by M. Hiriyanna | 1911 | 8,153 words
The Ishavasya Upanishad (or simply Isha) is one of the shortest of its kind, and basically represents a brief philosophical poem discussing the soul/self (Atman). This edition contains the Kanva recension, consisting of 18 verses. The words “Isha vasyam” literally translates to “enveloped by the Lord” and refers to the theory of soul (Atman); a co...
The Īśāvāsyopaniṣad—so called from its initial words—forms the concluding chapter of the Saṃhitā of the Suklayajurveda The name of Samhitopaniṣad is also sometimes given to it, in order to distinguish it from the other Upanishads which generally find their place in the Brāhmaṇas. According to the commentary here translated, the eighteen verses of this Upanishad are to be understood as falling into four sections—
- Verse 1, which teaches that those who understand the Self and are fit for realising it should give up all worldly desires and devote themselves exclusively to attaining final release;
- verse 2, which enjoins the performance of karma on such others as do not comprehend the Self and are consequently unable to realise it;
- verses 3-8, which, having in view persons referred to in verse 1, describe the real nature of the Self and indicate the consequences of realising or not realising it;
- and verses 9-18, which commend the simultaneous practice of karma and upāsanā, to persons referred to in verse 2.
In commenting on this Upanishad, Śrī Śaṅkarāchārya, now and again touches on the following point which is of much importance in understanding his view aright. The Veda inculcates, he says, two independent lines of conduct—one of karma or activity and the other of jñāna or withdrawal from the world. The first forms the subject-matter of the liturgical portion or the and the second, of the Upanishads or the of the Veda. The teaching of the is whole in itself, and should not be considered as subsidiary, in any way, to the teaching of the karmakāṇḍa. Nor should it be imagined that both these teachings can be concurrently followed by anybody, for there is a fundamental antithesis between them. The latter presupposes a belief in variety, as ordinarily experienced, while the former, denying all this variety, insists on the truth of only the unity underlying it. Thus the two paths of karma and jñāna are opposed to each other. Only we should remember that there is a sense in which the first may be looked upon as subsidiary to the second, for when the path of activity is followed without any selfish desire for rewards, it serves as a preparation for the path of withdrawal by producing that composure of mind without which man cannot seek the highest truth. In this nobler sense karma is reckoned as an ‘extrinsic’ aid (bahiraṅga) to final release. But the ‘intrinsic’ aid (is jñāna, and when a person once betakes himself to it, it logically follows that all karma loses its significance to him.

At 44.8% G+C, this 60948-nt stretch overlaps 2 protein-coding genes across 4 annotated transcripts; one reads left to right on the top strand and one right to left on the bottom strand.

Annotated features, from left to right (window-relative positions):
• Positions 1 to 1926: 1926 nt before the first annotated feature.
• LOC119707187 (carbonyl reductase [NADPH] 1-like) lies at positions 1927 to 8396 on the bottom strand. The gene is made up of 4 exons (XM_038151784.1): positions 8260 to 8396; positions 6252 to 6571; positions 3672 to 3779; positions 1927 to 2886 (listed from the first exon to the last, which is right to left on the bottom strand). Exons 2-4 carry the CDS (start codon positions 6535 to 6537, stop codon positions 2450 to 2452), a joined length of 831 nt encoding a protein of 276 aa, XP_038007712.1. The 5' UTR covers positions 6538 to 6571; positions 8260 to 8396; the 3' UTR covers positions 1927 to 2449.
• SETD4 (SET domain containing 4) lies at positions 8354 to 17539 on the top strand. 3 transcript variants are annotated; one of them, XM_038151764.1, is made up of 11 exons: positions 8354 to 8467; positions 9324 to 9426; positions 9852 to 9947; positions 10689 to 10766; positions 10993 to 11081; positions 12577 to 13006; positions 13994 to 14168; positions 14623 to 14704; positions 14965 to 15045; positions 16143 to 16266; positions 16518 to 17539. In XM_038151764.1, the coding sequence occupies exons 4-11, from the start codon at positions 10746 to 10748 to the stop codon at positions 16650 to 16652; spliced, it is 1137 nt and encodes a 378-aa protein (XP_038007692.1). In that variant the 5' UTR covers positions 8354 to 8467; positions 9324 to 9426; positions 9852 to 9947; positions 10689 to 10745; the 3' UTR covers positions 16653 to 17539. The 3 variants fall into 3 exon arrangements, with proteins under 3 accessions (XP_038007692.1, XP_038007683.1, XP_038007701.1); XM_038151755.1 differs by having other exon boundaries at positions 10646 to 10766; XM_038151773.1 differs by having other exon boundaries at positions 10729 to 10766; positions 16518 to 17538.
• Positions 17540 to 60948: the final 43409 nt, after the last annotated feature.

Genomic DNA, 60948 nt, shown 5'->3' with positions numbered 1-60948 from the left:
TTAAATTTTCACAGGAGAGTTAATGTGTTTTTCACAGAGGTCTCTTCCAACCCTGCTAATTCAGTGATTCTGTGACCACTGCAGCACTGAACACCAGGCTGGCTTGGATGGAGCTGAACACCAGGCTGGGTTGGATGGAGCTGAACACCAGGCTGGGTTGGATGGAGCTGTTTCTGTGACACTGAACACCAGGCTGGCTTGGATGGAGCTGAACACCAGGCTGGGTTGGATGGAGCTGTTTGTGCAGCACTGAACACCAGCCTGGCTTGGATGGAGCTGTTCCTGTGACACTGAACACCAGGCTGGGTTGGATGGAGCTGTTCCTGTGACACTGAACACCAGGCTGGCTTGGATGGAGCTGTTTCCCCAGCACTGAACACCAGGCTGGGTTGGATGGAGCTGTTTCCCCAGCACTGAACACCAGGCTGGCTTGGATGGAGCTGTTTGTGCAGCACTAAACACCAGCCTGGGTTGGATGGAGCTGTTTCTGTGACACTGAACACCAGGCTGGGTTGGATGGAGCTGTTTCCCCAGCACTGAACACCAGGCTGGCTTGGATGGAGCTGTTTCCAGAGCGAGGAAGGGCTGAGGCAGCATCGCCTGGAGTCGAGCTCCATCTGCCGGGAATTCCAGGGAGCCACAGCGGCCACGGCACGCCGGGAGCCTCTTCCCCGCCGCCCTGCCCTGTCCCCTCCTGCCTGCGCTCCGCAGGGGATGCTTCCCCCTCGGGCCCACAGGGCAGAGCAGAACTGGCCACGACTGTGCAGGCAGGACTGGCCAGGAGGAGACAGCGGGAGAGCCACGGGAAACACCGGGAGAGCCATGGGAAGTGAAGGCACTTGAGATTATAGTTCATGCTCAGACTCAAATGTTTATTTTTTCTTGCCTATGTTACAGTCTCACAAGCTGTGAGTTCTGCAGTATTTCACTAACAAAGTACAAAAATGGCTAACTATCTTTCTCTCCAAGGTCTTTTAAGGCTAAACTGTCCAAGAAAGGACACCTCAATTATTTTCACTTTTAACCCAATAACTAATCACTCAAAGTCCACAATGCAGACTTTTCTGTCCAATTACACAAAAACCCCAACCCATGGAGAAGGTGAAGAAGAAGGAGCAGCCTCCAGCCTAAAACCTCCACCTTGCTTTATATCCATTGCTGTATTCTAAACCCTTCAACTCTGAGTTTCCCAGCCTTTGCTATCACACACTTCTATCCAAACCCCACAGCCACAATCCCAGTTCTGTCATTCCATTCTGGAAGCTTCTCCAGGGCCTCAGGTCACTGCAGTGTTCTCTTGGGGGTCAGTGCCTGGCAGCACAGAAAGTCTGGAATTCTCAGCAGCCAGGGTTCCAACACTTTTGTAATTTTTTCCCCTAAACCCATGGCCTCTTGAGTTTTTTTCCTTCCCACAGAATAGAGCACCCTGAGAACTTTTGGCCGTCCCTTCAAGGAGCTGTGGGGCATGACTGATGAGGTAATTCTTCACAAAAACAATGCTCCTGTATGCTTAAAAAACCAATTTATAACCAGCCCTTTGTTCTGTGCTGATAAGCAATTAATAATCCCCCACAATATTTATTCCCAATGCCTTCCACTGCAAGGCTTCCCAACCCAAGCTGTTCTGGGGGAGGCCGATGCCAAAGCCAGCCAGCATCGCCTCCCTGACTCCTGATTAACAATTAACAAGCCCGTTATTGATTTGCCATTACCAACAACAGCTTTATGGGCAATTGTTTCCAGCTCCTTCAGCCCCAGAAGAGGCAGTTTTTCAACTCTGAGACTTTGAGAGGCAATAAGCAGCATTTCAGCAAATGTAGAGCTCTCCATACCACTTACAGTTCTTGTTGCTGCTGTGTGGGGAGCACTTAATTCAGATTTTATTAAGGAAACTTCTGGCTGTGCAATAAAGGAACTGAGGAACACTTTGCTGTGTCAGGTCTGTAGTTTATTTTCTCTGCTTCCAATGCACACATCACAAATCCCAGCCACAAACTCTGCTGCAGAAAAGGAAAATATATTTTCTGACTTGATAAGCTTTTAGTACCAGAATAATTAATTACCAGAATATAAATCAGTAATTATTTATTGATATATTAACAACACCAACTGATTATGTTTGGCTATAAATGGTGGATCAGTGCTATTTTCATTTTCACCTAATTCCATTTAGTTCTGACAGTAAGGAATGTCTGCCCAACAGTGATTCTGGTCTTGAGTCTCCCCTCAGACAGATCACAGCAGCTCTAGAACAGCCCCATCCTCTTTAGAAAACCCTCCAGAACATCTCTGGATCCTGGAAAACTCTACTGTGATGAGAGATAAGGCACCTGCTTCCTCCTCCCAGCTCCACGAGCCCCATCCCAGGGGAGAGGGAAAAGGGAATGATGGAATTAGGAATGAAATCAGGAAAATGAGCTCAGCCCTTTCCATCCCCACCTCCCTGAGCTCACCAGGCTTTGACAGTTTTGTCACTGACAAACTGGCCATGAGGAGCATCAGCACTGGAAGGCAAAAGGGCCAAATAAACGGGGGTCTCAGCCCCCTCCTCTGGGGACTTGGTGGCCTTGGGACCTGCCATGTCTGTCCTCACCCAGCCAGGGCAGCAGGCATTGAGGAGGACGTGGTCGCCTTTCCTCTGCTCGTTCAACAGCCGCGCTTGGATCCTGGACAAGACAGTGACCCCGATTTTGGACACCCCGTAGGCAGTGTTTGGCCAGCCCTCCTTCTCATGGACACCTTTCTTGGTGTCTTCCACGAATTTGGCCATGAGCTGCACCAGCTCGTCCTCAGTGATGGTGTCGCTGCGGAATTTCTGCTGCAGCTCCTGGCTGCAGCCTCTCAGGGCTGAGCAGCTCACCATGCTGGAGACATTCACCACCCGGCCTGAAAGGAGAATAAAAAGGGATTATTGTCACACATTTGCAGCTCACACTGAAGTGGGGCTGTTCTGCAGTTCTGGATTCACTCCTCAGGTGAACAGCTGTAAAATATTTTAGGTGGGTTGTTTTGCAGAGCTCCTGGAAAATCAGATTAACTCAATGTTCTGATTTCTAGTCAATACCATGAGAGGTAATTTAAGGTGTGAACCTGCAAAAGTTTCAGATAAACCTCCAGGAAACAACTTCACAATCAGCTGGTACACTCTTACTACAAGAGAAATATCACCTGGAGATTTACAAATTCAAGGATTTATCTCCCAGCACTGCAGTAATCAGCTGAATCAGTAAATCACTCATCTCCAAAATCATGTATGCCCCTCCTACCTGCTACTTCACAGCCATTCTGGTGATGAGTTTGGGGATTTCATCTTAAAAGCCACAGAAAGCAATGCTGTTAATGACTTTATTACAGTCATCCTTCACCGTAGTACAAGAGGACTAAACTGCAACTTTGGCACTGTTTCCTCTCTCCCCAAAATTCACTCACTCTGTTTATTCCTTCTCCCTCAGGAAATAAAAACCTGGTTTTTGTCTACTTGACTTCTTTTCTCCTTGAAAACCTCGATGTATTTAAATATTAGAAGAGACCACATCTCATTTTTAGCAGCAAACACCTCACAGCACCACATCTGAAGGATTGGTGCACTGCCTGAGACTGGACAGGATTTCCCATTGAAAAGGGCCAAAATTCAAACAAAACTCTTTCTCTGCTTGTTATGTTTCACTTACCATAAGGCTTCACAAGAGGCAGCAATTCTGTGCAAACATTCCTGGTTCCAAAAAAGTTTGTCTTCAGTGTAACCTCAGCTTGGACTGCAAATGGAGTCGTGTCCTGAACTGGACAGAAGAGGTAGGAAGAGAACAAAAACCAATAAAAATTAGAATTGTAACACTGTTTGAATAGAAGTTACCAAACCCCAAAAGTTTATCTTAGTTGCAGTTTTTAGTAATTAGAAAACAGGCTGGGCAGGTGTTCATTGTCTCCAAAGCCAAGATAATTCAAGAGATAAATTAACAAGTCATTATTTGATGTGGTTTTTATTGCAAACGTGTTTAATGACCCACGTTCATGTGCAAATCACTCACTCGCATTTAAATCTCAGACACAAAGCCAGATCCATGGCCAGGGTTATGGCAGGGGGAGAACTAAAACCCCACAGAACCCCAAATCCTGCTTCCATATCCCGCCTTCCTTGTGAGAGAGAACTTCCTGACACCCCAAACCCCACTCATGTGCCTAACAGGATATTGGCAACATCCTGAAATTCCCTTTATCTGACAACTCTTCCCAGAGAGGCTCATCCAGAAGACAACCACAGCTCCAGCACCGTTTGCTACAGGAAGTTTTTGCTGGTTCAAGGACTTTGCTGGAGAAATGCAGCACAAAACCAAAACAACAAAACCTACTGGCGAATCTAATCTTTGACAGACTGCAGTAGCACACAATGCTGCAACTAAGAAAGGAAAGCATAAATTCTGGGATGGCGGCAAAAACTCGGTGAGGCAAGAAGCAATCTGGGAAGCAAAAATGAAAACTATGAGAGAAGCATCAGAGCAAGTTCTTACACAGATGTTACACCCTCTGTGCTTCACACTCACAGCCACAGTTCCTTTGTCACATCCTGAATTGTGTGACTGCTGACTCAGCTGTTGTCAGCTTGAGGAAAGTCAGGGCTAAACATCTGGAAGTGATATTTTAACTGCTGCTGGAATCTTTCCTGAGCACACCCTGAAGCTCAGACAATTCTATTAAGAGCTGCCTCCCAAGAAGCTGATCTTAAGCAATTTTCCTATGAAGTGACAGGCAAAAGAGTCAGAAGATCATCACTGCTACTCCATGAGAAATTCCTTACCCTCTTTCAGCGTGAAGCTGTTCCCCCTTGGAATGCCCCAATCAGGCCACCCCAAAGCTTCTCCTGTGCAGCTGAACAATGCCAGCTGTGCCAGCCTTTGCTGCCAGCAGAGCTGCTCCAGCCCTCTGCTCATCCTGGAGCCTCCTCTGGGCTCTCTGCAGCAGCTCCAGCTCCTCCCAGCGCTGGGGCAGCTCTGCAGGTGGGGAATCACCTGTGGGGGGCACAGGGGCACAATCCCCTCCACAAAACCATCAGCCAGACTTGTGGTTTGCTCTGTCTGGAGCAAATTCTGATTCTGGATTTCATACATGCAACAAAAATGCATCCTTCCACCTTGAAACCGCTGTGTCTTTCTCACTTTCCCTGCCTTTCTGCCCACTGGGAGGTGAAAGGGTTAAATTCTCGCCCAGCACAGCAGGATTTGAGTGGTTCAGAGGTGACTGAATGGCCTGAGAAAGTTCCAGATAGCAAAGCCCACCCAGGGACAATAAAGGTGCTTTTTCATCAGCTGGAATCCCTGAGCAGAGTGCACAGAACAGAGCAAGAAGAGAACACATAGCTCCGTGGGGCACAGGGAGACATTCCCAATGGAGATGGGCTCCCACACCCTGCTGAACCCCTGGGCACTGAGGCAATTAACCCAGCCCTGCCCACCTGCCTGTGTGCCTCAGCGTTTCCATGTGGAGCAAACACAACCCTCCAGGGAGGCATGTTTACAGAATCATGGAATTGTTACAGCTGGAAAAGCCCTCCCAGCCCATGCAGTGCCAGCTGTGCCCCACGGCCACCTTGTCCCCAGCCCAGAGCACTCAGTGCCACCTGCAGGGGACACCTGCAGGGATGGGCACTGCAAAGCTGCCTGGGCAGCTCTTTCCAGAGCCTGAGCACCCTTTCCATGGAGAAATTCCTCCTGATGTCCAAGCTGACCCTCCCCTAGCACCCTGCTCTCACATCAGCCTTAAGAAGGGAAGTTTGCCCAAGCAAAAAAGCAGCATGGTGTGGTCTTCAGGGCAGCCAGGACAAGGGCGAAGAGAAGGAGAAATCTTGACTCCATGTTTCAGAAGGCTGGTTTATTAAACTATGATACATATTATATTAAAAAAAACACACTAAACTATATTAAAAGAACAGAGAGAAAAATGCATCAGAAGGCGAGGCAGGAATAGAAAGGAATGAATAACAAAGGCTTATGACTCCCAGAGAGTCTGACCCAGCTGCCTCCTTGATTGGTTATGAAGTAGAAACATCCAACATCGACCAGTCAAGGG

As has been well put by the Vārtikakāra,
satyantaraṅge vijñāne bahiraṅgam na siddhyati
samskārakam tu karma syāt jñānāttvajñānaninhutiḥ
Sambandha Vārtika 368.